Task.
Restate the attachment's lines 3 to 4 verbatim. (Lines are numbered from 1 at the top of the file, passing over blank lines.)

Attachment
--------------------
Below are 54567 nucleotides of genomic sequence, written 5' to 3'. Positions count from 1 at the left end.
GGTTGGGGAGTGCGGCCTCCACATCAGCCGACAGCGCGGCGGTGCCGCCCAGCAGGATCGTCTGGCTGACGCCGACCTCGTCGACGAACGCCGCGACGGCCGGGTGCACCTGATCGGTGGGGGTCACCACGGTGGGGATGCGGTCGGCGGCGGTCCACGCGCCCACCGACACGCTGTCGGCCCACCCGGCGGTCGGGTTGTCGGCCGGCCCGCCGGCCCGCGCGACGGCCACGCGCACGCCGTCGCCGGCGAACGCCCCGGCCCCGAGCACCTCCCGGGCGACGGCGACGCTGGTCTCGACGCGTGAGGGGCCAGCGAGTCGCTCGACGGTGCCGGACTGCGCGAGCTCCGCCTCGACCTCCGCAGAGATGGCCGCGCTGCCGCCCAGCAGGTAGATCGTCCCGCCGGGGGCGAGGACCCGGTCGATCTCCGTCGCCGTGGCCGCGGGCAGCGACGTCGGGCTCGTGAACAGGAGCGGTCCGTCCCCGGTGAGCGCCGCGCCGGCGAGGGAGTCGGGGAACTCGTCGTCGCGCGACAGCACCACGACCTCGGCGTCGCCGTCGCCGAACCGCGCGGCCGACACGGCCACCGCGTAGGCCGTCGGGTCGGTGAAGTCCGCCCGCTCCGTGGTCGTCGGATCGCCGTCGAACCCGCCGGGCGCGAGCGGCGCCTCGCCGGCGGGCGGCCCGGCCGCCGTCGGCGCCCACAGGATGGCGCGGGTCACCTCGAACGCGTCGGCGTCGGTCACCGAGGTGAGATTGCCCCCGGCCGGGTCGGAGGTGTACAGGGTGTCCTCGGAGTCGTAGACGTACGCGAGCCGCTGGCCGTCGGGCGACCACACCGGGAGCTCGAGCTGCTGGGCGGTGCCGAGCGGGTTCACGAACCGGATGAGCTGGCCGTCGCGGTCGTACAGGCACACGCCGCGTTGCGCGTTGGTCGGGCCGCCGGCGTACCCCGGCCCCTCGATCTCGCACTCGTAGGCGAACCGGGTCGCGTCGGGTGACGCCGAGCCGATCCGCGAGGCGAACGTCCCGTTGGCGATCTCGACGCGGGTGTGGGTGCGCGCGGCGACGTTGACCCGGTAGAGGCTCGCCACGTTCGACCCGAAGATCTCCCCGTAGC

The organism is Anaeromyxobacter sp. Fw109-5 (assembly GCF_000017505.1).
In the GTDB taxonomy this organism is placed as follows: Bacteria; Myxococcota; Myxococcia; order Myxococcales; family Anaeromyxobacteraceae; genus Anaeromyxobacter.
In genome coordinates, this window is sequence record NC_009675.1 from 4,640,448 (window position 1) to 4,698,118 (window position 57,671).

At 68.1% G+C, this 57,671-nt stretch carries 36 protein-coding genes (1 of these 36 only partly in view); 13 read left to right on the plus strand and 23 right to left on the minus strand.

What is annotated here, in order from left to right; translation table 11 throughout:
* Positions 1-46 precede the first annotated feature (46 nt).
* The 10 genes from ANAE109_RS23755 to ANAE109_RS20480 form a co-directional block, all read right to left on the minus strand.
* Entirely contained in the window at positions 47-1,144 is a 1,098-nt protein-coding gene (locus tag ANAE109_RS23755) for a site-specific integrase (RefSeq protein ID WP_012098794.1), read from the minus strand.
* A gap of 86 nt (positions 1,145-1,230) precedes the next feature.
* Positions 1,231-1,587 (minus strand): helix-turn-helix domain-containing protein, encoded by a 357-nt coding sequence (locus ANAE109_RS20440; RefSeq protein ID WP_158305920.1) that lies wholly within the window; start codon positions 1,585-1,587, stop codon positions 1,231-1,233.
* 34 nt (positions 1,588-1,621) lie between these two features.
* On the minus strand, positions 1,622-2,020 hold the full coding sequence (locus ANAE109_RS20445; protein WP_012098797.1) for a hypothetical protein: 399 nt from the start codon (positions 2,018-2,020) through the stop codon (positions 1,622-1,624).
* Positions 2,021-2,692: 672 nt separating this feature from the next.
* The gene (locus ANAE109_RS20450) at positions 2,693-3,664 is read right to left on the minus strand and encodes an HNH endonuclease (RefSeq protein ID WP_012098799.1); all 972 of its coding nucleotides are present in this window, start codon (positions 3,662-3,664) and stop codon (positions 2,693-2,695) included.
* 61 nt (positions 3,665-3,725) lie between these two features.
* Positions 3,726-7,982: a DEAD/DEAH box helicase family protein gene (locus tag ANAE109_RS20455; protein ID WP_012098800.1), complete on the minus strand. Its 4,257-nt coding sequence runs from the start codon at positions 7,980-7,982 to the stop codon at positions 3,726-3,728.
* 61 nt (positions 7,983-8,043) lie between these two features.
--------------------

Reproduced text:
The organism is Anaeromyxobacter sp. Fw109-5 (assembly GCF_000017505.1).
In the GTDB taxonomy this organism is placed as follows: Bacteria; Myxococcota; Myxococcia; order Myxococcales; family Anaeromyxobacteraceae; genus Anaeromyxobacter.